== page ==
AUGUSTA — A bill to make technical corrections to the controversial $6.3 billion biennial budget bill passed late last month failed by several votes in the House on Tuesday. Defeat of the bill could cause a $6 million budget gap over the biennium if the Senate follows suit.

LD 1572 makes several corrections to the budget bill, but according to Republicans who banded mostly together against the bill, a provision involving a temporary increase in the sales tax from 5 percent to 5.5 percent motivated their opposition. The correction in the bill made it clear that the sales tax increase was meant to apply only items that are currently subject to the sales tax.

“This vote indicated that there are serious concerns within the Republican caucus about this bill,” said House Republican Leader Kenneth Fredette, R-Newport.

House Majority Leader Seth Berry, D-Bowdoinham, said he was disappointed with the 92-50 vote, which fell short of the two-thirds required to pass the emergency measure.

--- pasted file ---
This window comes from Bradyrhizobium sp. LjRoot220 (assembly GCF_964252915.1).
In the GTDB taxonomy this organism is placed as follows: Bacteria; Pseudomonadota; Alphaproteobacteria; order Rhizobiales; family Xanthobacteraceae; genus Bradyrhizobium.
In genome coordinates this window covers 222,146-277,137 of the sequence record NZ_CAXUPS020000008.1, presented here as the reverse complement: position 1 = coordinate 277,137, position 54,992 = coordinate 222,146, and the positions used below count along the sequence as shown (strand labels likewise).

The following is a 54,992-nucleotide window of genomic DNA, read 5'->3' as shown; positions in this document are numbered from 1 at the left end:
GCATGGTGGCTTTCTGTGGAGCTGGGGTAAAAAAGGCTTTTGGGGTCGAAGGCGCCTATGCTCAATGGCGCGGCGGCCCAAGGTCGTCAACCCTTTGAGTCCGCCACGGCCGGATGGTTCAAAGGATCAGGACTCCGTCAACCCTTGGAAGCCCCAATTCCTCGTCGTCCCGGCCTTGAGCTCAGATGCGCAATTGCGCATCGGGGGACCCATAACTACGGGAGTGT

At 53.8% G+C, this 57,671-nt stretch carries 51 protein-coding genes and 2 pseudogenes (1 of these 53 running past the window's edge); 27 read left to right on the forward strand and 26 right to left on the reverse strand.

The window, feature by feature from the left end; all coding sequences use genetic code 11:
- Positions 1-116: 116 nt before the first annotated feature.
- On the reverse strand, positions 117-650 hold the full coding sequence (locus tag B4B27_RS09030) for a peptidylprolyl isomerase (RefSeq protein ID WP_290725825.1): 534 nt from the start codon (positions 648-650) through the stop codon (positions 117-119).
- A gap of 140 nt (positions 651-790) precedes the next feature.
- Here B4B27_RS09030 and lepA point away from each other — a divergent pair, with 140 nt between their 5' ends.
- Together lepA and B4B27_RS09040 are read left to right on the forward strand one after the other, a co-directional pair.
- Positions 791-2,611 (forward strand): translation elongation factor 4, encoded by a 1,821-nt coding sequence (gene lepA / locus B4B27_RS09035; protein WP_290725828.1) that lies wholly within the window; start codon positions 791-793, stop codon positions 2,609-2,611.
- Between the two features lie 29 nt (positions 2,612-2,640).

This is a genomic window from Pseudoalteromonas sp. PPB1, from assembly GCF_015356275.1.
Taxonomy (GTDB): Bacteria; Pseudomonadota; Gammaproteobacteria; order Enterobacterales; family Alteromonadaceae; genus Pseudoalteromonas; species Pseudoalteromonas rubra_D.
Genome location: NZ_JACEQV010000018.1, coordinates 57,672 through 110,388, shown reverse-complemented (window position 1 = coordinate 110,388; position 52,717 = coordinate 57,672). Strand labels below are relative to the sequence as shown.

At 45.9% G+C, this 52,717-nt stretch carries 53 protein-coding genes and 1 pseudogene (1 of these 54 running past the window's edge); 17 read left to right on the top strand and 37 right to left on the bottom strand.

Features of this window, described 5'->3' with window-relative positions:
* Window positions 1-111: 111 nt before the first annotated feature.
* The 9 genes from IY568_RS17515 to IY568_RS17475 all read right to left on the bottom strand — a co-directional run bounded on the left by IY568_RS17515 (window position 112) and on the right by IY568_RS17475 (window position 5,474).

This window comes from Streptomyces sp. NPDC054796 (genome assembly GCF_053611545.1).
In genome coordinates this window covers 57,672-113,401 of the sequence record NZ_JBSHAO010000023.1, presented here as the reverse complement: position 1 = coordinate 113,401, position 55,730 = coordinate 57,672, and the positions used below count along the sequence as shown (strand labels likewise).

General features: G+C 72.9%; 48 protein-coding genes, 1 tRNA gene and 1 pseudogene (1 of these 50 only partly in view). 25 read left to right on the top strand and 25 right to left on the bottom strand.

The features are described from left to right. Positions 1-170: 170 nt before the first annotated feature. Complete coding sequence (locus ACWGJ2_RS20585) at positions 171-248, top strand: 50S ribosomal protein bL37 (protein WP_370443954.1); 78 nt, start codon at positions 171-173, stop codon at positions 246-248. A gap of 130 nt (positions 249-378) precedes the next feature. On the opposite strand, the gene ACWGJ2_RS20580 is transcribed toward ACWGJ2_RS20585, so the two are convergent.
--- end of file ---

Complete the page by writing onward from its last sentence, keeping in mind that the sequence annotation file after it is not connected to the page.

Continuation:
“We saw people back off of commitments they made previously,” said Berry. “This will have an impact on the budget and create a problem for Maine Revenue Services.”

Assistant House Minority Leader Alexander Willette, R-Mapleton, said there is hope among Republicans that improving state revenues will cover the revenue gap.

The measure now heads to the Senate. If the bill garners two-thirds approval there, it could return to the House later Tuesday for another attempt at passage. However, achieving the necessary two-thirds vote will be made more difficult because two Senate Democrats are absent on Tuesday, according to a spokeswoman for Senate President Justin Alfond, D-Portland.


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